Dirt bikes take you on off-road adventures, up hills, over creeks and across valleys from one end of Pennsylvania to the other. Dirt bikes are off-road bikes, meant to travel rough surfaces like sand, gravel, water, mud or snow. One place you cannot explore on a dirt bike, however, are the streets of Pennsylvania.
Here's the Dirt
Quite a few different types of dirt bikes are available, designed for off-road riding, or riding on surfaces that aren't conventionally paved. Often the terrain traveled by dirt bikes can be traveled only by off-road vehicles or vehicles that have off-road equipment.
Dirt bikes are simpler and lighter than regular road motorcycles. They are built to have high ground clearance and constructed to be rugged, not fancy, to limit damage in inevitable spills. They usually do not have lights, mirrors, signals or other instruments that road bikes have. That is why they can't get pass the motorcycle inspection required prior to registration in Pennsylvania.
If you desperately want to register your dirt bike in Pennsylvania, you'll have to take it to a chop-shop and get all of the necessary street-parts added back onto the bike. Of course, they were left off to enable first-rate off-roading, so putting them on might defeat the purpose of having the bike in the first place. But it could get you through an inspection, a first step in the Pennsylvania registration process.
Better yet, get a dual-sport or dual purpose bike, and enjoy the best of on and off-road motorcycle fun. These bikes have all the bells and whistles they need to be street legal in Pennsylvania, but have a dirt bike chassis.
If you buy a motorcycle at a dealership in Pennsylvania, registration is usually part of the package. The fees are included in the purchase price and you don't have to do anything other than pay them. You'll usually get temporary plates and registration pending arrival of the permanent ones.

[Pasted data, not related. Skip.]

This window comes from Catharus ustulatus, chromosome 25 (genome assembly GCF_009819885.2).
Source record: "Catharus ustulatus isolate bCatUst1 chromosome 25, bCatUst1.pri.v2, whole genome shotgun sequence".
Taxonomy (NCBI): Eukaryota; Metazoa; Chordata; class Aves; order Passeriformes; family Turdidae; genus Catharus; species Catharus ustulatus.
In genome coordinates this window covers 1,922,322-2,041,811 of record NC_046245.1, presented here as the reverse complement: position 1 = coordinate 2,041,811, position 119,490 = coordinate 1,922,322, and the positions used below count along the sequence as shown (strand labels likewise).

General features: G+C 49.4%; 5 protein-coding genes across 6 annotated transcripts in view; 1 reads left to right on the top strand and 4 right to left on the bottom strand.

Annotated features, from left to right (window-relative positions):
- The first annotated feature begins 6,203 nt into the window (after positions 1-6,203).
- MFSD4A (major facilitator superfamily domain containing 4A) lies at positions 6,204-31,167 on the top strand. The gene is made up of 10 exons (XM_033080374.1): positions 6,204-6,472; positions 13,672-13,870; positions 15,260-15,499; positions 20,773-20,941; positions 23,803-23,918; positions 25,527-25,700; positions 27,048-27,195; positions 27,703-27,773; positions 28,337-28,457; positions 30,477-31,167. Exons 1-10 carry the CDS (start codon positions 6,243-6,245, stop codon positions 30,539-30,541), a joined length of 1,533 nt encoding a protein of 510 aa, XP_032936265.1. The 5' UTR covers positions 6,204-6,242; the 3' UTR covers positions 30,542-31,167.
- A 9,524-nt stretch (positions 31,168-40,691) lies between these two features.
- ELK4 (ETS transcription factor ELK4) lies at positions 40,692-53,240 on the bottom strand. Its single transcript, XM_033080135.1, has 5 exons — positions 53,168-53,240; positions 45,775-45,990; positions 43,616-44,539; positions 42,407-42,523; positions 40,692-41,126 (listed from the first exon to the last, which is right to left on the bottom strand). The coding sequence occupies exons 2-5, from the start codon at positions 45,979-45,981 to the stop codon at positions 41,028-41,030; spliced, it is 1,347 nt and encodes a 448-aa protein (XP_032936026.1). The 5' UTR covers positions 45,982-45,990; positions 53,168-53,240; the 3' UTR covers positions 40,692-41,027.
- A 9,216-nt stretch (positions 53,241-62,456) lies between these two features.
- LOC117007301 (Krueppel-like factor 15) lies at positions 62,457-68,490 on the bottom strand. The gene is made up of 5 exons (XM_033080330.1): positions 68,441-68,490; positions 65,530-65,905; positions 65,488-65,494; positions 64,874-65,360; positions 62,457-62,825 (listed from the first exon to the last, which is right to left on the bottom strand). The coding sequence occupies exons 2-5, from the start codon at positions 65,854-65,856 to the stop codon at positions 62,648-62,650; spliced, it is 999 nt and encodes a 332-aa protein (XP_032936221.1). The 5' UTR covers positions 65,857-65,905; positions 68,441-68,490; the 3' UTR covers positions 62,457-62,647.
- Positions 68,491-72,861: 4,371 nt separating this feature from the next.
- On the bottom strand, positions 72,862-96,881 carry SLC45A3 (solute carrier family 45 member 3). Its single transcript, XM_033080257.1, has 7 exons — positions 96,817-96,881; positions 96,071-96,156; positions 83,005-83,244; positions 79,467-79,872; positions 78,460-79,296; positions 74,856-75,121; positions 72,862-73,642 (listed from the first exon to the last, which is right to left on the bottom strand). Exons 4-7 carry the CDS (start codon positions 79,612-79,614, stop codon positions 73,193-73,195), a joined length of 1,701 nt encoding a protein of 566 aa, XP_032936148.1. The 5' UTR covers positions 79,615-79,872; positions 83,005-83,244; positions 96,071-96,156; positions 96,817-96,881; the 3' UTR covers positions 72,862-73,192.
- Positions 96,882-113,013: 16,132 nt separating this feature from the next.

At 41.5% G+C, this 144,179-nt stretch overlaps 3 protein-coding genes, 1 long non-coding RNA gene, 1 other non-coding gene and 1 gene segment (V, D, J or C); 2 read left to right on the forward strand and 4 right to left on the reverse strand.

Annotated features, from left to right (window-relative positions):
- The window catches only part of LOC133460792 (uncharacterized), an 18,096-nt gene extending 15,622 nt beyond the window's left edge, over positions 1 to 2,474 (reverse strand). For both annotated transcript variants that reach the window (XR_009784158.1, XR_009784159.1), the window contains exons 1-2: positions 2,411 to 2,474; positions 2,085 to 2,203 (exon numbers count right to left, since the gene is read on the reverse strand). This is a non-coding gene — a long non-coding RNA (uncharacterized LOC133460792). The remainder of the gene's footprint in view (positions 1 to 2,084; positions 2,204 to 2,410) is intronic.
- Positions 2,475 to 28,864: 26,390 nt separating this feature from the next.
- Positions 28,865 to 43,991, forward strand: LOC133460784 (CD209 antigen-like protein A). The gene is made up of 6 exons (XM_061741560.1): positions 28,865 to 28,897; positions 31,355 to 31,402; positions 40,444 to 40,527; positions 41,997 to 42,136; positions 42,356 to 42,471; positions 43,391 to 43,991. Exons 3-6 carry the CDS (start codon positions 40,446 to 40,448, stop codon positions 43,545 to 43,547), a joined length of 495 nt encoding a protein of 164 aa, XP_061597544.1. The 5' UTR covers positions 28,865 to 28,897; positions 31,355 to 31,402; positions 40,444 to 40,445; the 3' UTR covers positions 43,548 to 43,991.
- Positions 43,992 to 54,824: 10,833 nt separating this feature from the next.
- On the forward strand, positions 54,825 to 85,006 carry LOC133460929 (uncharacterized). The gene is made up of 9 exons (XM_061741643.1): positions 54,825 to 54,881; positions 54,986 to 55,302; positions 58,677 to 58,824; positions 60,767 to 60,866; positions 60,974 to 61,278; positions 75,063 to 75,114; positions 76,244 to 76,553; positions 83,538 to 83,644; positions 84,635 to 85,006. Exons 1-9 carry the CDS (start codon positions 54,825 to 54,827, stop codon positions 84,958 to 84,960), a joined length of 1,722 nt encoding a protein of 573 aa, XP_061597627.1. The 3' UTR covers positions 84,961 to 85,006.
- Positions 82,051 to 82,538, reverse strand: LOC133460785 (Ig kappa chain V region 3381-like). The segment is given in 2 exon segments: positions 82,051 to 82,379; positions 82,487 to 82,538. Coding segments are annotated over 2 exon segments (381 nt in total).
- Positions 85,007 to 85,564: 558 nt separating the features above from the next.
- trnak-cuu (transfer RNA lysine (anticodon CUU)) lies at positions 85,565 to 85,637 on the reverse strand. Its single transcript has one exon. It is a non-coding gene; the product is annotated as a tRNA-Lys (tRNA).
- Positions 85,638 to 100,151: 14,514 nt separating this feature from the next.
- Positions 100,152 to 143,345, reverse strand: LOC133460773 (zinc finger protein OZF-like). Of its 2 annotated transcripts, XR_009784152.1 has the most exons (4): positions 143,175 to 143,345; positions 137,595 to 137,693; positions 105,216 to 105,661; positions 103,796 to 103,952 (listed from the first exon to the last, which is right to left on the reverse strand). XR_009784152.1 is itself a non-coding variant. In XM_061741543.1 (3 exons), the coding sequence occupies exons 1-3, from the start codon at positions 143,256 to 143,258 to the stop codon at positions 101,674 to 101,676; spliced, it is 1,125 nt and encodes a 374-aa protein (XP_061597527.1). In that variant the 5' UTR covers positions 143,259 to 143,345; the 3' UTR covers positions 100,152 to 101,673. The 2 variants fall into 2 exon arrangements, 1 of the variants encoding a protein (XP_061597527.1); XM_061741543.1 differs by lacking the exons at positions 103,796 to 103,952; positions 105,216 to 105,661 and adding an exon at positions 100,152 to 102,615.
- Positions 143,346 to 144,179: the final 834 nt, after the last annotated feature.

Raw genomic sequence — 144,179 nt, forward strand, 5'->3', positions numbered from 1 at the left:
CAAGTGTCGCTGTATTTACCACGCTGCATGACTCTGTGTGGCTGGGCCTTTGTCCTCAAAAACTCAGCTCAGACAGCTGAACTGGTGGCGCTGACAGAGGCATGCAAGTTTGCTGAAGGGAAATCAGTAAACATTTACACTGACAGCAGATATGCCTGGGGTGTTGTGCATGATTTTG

If you buy your bike in Pennsylvania from a private individual, you have to do the registration work yourself. First, check and see if the bike has valid inspection stickers when you buy it. If not, take the bike in for a safety inspection within 10 days of buying it.
After that, you'll need to collect these items and take them into the DOT to complete your registration:
- the current title, signed by the buyer and seller in the presence of a PennDOT agent;
- a Form MV-4ST (a Vehicle Sales and Use Tax Return/Application for Registration);
- proof of insurance;
- your Class M Pennsylvania driver's license; and
- registration fees and taxes.
You cannot register dirt bikes in Pennsylvania, since these off-road bikes lack the equipment motorcycles require to pass the inspection. Your best bet is to get a dual-sport bike that can go on roads and off.
Teo Spengler earned a J.D. from U.C. Berkeley's Boalt Hall. As an Assistant Attorney General in Juneau, she practiced before the Alaska Supreme Court and the U.S. Supreme Court before opening a plaintiff's personal injury practice in San Francisco. She holds both an M.A. and an M.F.A in creative writing and enjoys writing legal blogs and articles. Her work has appeared in numerous online publications including USA Today, Legal Zoom, eHow Business, Livestrong, SF Gate, Go Banking Rates, Arizona Central, Houston Chronicle, Navy Federal Credit Union, Pearson, Quicken.com, TurboTax.com, and numerous attorney websites. Spengler splits her time between the French Basque Country and Northern California.